We’re just back from a 10 day trip to the UK, our first since we moved to France two years ago. It was a bit of a whirlwind tour, with a lot of travelling, but lovely to visit friends and family in some of our old haunts.
Our first stop was with my mother in Lincolnshire, on the East Coast. We’re a long way from the sea here in Auvergne, so we obviously took the opportunity for a stroll along the prom. There were a few other people around, but the tide was a long way out, and the beach was mostly empty. The place already had a slightly melancholy out-of-season feel, which I have to confess I prefer to the noise and crowds of high summer.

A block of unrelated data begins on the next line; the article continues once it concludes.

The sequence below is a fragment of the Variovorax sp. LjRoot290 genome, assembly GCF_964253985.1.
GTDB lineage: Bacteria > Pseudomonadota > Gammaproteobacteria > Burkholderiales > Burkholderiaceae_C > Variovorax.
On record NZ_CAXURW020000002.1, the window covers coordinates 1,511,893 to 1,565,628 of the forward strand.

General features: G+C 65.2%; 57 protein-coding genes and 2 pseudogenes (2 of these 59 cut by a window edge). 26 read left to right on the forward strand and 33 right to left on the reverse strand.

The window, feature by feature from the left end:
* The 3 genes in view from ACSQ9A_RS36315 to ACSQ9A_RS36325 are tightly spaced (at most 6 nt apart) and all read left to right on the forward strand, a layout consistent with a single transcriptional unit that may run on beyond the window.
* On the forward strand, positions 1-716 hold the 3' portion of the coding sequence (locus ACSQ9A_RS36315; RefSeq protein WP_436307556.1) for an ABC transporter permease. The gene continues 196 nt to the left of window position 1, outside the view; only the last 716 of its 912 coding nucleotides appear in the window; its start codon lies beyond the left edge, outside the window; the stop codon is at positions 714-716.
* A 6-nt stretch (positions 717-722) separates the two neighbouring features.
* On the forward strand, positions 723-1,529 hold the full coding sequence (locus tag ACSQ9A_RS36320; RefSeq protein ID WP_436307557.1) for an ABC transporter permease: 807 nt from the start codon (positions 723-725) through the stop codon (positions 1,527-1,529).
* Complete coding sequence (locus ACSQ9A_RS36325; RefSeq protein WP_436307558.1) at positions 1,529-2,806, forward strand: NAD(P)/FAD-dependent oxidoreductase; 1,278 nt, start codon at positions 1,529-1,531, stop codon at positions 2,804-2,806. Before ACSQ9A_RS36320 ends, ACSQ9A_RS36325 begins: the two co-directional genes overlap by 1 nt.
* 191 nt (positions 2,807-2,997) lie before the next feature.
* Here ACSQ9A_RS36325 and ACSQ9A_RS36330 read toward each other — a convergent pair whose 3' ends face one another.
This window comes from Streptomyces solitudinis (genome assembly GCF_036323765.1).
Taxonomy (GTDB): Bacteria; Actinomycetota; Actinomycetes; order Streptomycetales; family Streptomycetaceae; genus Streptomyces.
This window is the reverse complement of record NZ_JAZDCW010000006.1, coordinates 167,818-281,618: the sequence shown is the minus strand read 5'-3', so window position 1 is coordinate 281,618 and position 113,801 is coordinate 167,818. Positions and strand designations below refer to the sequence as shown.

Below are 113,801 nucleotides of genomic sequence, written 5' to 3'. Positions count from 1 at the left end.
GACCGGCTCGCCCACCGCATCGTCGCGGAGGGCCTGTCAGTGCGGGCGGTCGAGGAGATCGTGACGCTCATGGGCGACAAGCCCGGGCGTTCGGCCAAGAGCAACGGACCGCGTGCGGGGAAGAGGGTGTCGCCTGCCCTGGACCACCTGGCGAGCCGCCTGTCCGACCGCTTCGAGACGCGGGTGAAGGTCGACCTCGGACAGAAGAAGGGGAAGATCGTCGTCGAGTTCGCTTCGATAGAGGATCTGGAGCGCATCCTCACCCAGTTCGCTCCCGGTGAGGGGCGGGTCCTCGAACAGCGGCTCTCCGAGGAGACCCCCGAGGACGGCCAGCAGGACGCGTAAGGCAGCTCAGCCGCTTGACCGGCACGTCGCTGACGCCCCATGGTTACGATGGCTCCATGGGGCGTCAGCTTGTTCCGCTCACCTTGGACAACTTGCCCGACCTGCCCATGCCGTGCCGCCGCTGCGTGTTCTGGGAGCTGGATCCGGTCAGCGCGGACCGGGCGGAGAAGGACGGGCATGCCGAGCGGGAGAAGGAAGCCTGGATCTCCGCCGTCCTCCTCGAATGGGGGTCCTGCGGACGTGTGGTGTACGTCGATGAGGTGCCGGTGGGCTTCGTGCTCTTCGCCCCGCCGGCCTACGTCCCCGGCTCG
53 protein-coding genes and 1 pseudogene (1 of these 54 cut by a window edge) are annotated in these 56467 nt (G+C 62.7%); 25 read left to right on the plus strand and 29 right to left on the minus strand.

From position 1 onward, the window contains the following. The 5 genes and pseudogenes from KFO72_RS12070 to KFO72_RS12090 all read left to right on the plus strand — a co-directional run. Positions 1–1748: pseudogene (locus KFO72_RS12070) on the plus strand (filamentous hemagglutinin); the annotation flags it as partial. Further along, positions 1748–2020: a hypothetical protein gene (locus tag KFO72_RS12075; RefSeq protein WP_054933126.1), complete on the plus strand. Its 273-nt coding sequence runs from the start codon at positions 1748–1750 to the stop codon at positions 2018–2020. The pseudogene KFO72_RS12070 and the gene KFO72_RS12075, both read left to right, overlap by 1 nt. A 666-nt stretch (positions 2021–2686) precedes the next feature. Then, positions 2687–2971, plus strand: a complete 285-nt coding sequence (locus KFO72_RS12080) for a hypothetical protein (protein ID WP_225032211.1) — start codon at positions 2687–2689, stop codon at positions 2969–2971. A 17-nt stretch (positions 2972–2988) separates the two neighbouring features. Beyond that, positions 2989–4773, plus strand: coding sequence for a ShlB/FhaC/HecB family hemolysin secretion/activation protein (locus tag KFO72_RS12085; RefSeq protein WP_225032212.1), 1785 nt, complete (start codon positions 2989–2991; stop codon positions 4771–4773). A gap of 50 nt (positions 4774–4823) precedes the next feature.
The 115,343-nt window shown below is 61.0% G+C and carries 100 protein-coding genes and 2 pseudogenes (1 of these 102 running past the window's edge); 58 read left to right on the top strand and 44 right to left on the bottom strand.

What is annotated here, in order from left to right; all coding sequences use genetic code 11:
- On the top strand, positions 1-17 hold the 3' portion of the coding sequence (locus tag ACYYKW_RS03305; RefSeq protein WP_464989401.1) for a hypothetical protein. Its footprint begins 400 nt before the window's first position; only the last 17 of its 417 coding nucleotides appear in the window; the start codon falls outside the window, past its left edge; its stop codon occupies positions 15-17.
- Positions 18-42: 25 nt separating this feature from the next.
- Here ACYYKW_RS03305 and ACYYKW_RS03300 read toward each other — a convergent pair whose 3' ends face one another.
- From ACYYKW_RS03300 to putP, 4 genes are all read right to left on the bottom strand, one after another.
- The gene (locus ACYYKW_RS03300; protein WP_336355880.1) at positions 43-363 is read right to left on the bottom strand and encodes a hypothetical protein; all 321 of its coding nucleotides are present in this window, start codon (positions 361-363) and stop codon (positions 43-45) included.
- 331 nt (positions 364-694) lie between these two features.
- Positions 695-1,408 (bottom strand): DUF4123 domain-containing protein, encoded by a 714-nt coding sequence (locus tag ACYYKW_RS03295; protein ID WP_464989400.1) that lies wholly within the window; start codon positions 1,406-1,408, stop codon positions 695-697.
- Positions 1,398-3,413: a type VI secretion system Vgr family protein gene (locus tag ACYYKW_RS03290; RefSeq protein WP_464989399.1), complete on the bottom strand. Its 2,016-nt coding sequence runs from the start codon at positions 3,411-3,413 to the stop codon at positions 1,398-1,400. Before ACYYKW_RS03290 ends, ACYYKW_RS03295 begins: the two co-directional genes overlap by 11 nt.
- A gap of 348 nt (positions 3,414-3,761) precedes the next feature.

The beach has changed a lot since my parents first moved to the area. The coastline is subject to erosion and flooding, so sea defences are very important. In recent years, the level of the beach has been raised several metres by adding tons and tons of sand. This apparently absorbs the force of the waves as they break. Before this, the sea defences used to consist of concrete sea walls and regular lines of wooden breakwaters, which stretched off to the horizon as you looked down the beach. Here are some old photographs, taken, I think, in the late 1980s, when I was going through an arty black and white photography phase.
It looks a lot more natural now, but I do miss those breakwaters, which were all individually broken and weathered, and covered in seaweed and mussels.
We only had time to linger for a couple of days, then it was off on the next leg of our trip – to be continued…